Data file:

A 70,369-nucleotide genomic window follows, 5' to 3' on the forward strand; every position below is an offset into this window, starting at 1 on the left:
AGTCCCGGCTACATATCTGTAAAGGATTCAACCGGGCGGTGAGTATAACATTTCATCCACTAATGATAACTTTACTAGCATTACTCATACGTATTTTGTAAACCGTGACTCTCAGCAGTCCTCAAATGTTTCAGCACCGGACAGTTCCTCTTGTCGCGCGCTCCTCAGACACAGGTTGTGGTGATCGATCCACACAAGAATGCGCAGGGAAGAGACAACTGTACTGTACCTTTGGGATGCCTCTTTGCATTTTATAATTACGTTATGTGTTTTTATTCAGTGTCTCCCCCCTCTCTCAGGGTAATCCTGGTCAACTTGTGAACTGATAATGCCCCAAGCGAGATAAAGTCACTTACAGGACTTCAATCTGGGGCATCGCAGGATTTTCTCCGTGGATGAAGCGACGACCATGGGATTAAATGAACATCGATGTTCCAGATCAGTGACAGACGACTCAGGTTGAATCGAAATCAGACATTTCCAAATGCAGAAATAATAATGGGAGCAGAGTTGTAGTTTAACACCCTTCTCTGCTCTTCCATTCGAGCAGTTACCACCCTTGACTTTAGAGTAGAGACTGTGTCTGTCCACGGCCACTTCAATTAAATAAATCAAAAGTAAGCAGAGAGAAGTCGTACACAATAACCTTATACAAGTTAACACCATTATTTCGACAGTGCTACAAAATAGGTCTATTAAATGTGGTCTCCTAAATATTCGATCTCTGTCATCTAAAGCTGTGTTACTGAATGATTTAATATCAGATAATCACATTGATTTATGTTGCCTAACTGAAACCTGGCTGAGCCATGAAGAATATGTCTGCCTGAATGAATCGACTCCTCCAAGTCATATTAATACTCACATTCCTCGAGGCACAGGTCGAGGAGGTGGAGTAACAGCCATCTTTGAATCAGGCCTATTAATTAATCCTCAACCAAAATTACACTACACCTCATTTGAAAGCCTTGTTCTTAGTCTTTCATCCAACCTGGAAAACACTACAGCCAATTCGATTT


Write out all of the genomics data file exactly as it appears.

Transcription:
A 70,369-nucleotide genomic window follows, 5' to 3' on the forward strand; every position below is an offset into this window, starting at 1 on the left:
AGTCCCGGCTACATATCTGTAAAGGATTCAACCGGGCGGTGAGTATAACATTTCATCCACTAATGATAACTTTACTAGCATTACTCATACGTATTTTGTAAACCGTGACTCTCAGCAGTCCTCAAATGTTTCAGCACCGGACAGTTCCTCTTGTCGCGCGCTCCTCAGACACAGGTTGTGGTGATCGATCCACACAAGAATGCGCAGGGAAGAGACAACTGTACTGTACCTTTGGGATGCCTCTTTGCATTTTATAATTACGTTATGTGTTTTTATTCAGTGTCTCCCCCCTCTCTCAGGGTAATCCTGGTCAACTTGTGAACTGATAATGCCCCAAGCGAGATAAAGTCACTTACAGGACTTCAATCTGGGGCATCGCAGGATTTTCTCCGTGGATGAAGCGACGACCATGGGATTAAATGAACATCGATGTTCCAGATCAGTGACAGACGACTCAGGTTGAATCGAAATCAGACATTTCCAAATGCAGAAATAATAATGGGAGCAGAGTTGTAGTTTAACACCCTTCTCTGCTCTTCCATTCGAGCAGTTACCACCCTTGACTTTAGAGTAGAGACTGTGTCTGTCCACGGCCACTTCAATTAAATAAATCAAAAGTAAGCAGAGAGAAGTCGTACACAATAACCTTATACAAGTTAACACCATTATTTCGACAGTGCTACAAAATAGGTCTATTAAATGTGGTCTCCTAAATATTCGATCTCTGTCATCTAAAGCTGTGTTACTGAATGATTTAATATCAGATAATCACATTGATTTATGTTGCCTAACTGAAACCTGGCTGAGCCATGAAGAATATGTCTGCCTGAATGAATCGACTCCTCCAAGTCATATTAATACTCACATTCCTCGAGGCACAGGTCGAGGAGGTGGAGTAACAGCCATCTTTGAATCAGGCCTATTAATTAATCCTCAACCAAAATTACACTACACCTCATTTGAAAGCCTTGTTCTTAGTCTTTCATCCAACCTGGAAAACACTACAGCCAATTCGATTT